1. Who do you know that’s bought a house recently? Real estate agents get new clients primarily through referrals. If you know someone that’s just recently bought or sold a house, find out who their agent was. It’s always a good idea to trust your friends’ and family’s opinions. 
  2. Do you like the agent you’ve spoken to? You aren’t stuck with a real estate agent, particularly if they haven’t shown you any houses yet. Meet with potential agents ahead of time to discuss what you’re looking for in a new home. It’s not a bad idea to interview two or three until you find someone you like and trust.

Choose a Neighborhood

Swiping through homes online is a great place to start. Still, once you become serious about your home search, you should absolutely consider neighborhoods—your daily commute and access to transportation are major concerns. Plus, you need to find out whether you’ll even like living in a certain area and whether the costs of living there are doable. 

  1. Are school districts a concern? How close to your favorite restaurants and entertainment sources? How far away is your grocery store? Remember, these trips will be made frequently, if not every day. 
  2. Can you afford the association dues? What are the nearby home values? You shouldn’t buy the most expensive home in the neighborhood as your home’s value could drop over time. 
  3. What are your potential neighbors like? Do all the houses look the same? Does the neighborhood have sidewalks and tree cover? Are there parks nearby? Some of these may matter more to you than others, but it’s good to find out whether you’d be happy living in the area.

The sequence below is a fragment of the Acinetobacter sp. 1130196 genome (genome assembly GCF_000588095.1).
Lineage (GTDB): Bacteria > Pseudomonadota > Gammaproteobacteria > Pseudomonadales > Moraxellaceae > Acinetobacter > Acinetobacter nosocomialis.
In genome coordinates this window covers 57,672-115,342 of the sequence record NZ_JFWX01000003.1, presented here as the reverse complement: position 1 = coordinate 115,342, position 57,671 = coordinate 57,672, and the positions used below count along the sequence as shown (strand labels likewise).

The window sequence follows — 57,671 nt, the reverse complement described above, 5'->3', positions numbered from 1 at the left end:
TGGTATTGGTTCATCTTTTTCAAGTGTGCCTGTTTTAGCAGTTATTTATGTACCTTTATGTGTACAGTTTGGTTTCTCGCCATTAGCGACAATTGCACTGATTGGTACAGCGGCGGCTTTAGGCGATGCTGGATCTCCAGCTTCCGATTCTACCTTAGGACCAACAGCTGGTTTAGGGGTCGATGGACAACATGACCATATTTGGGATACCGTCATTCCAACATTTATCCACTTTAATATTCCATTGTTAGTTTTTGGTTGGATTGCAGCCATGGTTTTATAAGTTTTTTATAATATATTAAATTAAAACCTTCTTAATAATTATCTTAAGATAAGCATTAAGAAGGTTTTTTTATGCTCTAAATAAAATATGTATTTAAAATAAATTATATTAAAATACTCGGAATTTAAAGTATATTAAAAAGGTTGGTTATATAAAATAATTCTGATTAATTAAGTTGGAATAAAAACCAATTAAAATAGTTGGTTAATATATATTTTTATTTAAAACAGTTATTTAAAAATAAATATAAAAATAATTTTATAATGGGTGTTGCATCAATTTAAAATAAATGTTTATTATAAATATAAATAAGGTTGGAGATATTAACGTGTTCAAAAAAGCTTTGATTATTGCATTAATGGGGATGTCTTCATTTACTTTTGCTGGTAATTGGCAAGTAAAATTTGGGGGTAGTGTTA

Tour Open Houses

Once you’ve chosen a neighborhood or two, it’s time to narrow down your list of favorite houses. For the most part, you can eliminate houses by flipping through photos online, but after you find a couple of contenders, take a tour! Tours can be done in person or online - many sellers are utilizing virtual video tours or Facebook Live tours. 

  1. Do you like the layout of the house now that you’ve walked through it? Are the bedrooms too small? Photos can be deceiving. 
  2. How does the structure look? While you will ultimately have an inspection done on your potential new home, take a look around you now. Visit when it’s raining to see any possible leaks. Look for large cracks in the walls or foundation. 
  3. How’s the privacy? When you’re looking at photos, you can’t always tell how close neighbors are to your home. Neighborhood sounds can also play a factor - is there a train or highway nearby? 

Research Down Payment Assistance Programs

Down payment assistance programs are state or city-backed loan assistance that help homebuyers purchase their homes by offering some or all of their down payment. These are especially helpful for first-time homebuyers! 

  1. What kind of DPA would you apply for? There are four kinds: loans that are paid in addition to your mortgage, loans with a deferred payment plan, forgivable loans (for eligible borrowers), and grants which don’t have to be paid back at all.  
  2. Are you qualified for a DPA? Each program has its own requirements, but you will need to meet standards for your credit score, debt to income ratio, and income. All of this information can be found out through your lender! 

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Preparing to buy a home can be a difficult process, but you’ll be much happier in the end. First-time buyers are often overwhelmed with excitement, but as long as you’ve prepared and researched your options, you can’t go wrong!